The impact of the coronavirus pandemic on retail has been devastating so far, but similar to other business disruptions of the past century — from two global wars and the Great Depression to 9/11 and the Great Recession — the industry will survive. And for some retail brands, they will emerge stronger and more relevant to the demands of consumers.
In his just-released book, “Remarkable Retail: How to Win & Keep Customers in the Age of Digital Disruption,” retail industry veteran, author and keynote speaker Steve Dennis presents case studies and insights into what makes successful retailers thrive. Published by LifeTree Media, the book is available on Amazon.
Here, Dennis discusses the book, the current COVID-19 outbreak and how physical retail will evolve.
WWD: In your experience as a former retail executive, what are the key attributes that make a fashion/luxury brand a winner?
Steve Dennis: As I talk about in the book, “people buy the story before they buy the product.” For fashion and luxury brands, it’s often a story about how their products make the customer feel and how it reinforces how they wish to be seen by people that matter to them. All brands have to get product functionality and the basics of the customer experience right to stay in the game.
More and more, what separates the winners from the losers is creating a truly memorable experience that resonates emotionally and that the customer is compelled to share with others — that is quite literally remarkable.
WWD: You have written and spoke at great length on “harmonized retail” – why is this theme critical for fashion brands?
S.D.: “Harmonized Retail” is my term for what many call “omnichannel” — and is Essential number three in my “8 Essentials of Remarkable Retail” framework. I believe that the distinction between online and physical retail channels is increasingly a false one. Retailers need to drop their channel-centric thinking and metrics, break down their organizational silos and embrace the blur that is shopping today.
The customer is the channel. It’s not about being everywhere, it’s about showing up in remarkable ways in the moments that matter, wherever and whenever the customer chooses to engage with a brand. Harmonized retail focuses on eliminating the discordant notes in the shopping journey and “amplifying the wow” in highly customer-relevant and unique ways.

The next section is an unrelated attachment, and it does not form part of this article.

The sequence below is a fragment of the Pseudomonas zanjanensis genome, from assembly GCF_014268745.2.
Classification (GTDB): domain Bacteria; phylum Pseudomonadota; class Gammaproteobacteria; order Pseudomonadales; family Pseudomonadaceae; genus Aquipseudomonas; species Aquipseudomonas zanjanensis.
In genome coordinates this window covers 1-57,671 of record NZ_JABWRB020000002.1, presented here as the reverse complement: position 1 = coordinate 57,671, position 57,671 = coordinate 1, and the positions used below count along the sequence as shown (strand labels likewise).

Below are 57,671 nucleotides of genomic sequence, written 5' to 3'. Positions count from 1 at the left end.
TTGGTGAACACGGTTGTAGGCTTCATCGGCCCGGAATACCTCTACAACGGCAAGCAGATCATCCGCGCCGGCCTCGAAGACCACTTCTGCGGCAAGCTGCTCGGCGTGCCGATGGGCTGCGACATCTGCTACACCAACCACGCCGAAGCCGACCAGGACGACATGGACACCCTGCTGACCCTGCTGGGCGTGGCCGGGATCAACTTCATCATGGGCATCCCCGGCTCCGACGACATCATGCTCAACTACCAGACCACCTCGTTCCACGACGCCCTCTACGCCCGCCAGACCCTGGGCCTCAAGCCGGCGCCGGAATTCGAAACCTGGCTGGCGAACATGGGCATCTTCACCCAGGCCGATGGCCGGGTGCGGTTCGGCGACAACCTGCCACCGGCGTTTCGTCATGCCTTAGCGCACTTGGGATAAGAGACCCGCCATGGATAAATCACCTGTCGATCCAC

WWD: What is the future of physical retail for fashion, given the continued rise of e-commerce?
S.D.: Physical stores will continue to be important, though their role is evolving quickly. We need to recognize the unique capabilities of stores in delivering on a brand’s promise, while at the time understanding that digital drives brick-and-mortar; and vice versa. For most fashion and luxury retailers, it’s useful to think about physical stores as the heart of the brand’s ecosystem.
They can be critically important assets when their role in the customer journey is well understood and when they adapt to better win, keep and grow customer relationships, regardless of whether the ultimate transaction is consummated online or in a store.
WWD: As Giorgio Armani recently wrote in his open letter to WWD, the industry is in the middle of a stress test for fashion and luxury retail with the COVID-19 crisis. In light of this, what are the top three things that fashion retailers need to focus on to successfully navigate an increasingly turbulent environment?
S.D.: While we are in unprecedented times at the moment, it’s been the case that all of retail has been experiencing seismic shifts and the pace of disruption will only continue to accelerate. To paraphrase what I say in the book, the waves are going to keep coming. We’re going to have to learn to surf.
So, the first thing is to stay agile and build flexibility into operating models. The second is to prioritize relationships over transactions. We should never underestimate how important trust is in building brand equity. Third, establish and build a culture of experimentation. As this crisis has reinforced, the future is increasingly volatile and uncertain. We must make testing and learning an inherent part of our business model.
WWD: We hear a lot about radical experimentation in retail — how can fashion and luxury retailers adopt this strategy while still maintaining their brand identity?
S.D.: Most retailers that find themselves in trouble today got that way because they watched the last 20 years happen to them and were afraid to take risks. “Radical” is the last Essential in my framework and retailers that fail to accept it are almost certainly doomed to failure. But adopting a culture of experimentation is not a free for all. Innovation is a discipline that has a process and operates within a set of parameters. We must accept that unwillingness to radically innovate is the most-risky thing we can do and that, as my friend Seth Godin says, “if failure is not an option, than neither is success.”
WWD: Can you give us some insights on what to expect in your upcoming book “Remarkable Retail”?
S.D.: The book is divided into two parts. The first — entitled “Shift Happens” — unpacks and dissects the state of retail today, where it’s headed and what is most important to focus on if we wish to remain intensely customer relevant and profitable. The second part I call “The Journey to Remarkable.” I explain the “8 Essentials of Remarkable Retail,” how to best apply the principles to a company’s unique situation and how to get started and stay on the path.
I try to strike a balance between provocative and pragmatic.